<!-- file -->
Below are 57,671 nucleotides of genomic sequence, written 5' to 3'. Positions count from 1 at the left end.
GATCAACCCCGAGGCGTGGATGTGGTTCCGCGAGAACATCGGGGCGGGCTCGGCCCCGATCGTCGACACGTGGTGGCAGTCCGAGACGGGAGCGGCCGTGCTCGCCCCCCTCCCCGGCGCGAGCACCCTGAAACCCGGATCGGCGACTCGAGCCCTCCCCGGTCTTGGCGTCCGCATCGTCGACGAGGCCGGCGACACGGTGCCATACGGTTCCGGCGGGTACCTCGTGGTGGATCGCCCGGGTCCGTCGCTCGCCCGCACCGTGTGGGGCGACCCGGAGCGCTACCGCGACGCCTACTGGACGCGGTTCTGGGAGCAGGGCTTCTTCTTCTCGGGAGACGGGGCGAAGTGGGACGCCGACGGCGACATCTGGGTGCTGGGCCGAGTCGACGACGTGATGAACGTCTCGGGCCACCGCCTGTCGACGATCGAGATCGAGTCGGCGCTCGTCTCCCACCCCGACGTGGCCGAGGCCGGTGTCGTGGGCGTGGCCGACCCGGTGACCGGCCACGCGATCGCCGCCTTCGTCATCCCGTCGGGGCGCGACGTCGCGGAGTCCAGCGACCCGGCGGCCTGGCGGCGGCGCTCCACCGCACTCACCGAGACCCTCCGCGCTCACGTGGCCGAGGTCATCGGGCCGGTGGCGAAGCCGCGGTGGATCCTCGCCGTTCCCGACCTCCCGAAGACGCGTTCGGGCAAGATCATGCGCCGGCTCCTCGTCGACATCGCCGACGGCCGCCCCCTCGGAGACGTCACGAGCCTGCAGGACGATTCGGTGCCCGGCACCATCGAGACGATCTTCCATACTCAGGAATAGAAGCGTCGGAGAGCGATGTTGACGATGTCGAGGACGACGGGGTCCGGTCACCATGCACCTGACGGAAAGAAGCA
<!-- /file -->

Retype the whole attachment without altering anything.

Below are 57,671 nucleotides of genomic sequence, written 5' to 3'. Positions count from 1 at the left end.
GATCAACCCCGAGGCGTGGATGTGGTTCCGCGAGAACATCGGGGCGGGCTCGGCCCCGATCGTCGACACGTGGTGGCAGTCCGAGACGGGAGCGGCCGTGCTCGCCCCCCTCCCCGGCGCGAGCACCCTGAAACCCGGATCGGCGACTCGAGCCCTCCCCGGTCTTGGCGTCCGCATCGTCGACGAGGCCGGCGACACGGTGCCATACGGTTCCGGCGGGTACCTCGTGGTGGATCGCCCGGGTCCGTCGCTCGCCCGCACCGTGTGGGGCGACCCGGAGCGCTACCGCGACGCCTACTGGACGCGGTTCTGGGAGCAGGGCTTCTTCTTCTCGGGAGACGGGGCGAAGTGGGACGCCGACGGCGACATCTGGGTGCTGGGCCGAGTCGACGACGTGATGAACGTCTCGGGCCACCGCCTGTCGACGATCGAGATCGAGTCGGCGCTCGTCTCCCACCCCGACGTGGCCGAGGCCGGTGTCGTGGGCGTGGCCGACCCGGTGACCGGCCACGCGATCGCCGCCTTCGTCATCCCGTCGGGGCGCGACGTCGCGGAGTCCAGCGACCCGGCGGCCTGGCGGCGGCGCTCCACCGCACTCACCGAGACCCTCCGCGCTCACGTGGCCGAGGTCATCGGGCCGGTGGCGAAGCCGCGGTGGATCCTCGCCGTTCCCGACCTCCCGAAGACGCGTTCGGGCAAGATCATGCGCCGGCTCCTCGTCGACATCGCCGACGGCCGCCCCCTCGGAGACGTCACGAGCCTGCAGGACGATTCGGTGCCCGGCACCATCGAGACGATCTTCCATACTCAGGAATAGAAGCGTCGGAGAGCGATGTTGACGATGTCGAGGACGACGGGGTCCGGTCACCATGCACCTGACGGAAAGAAGCA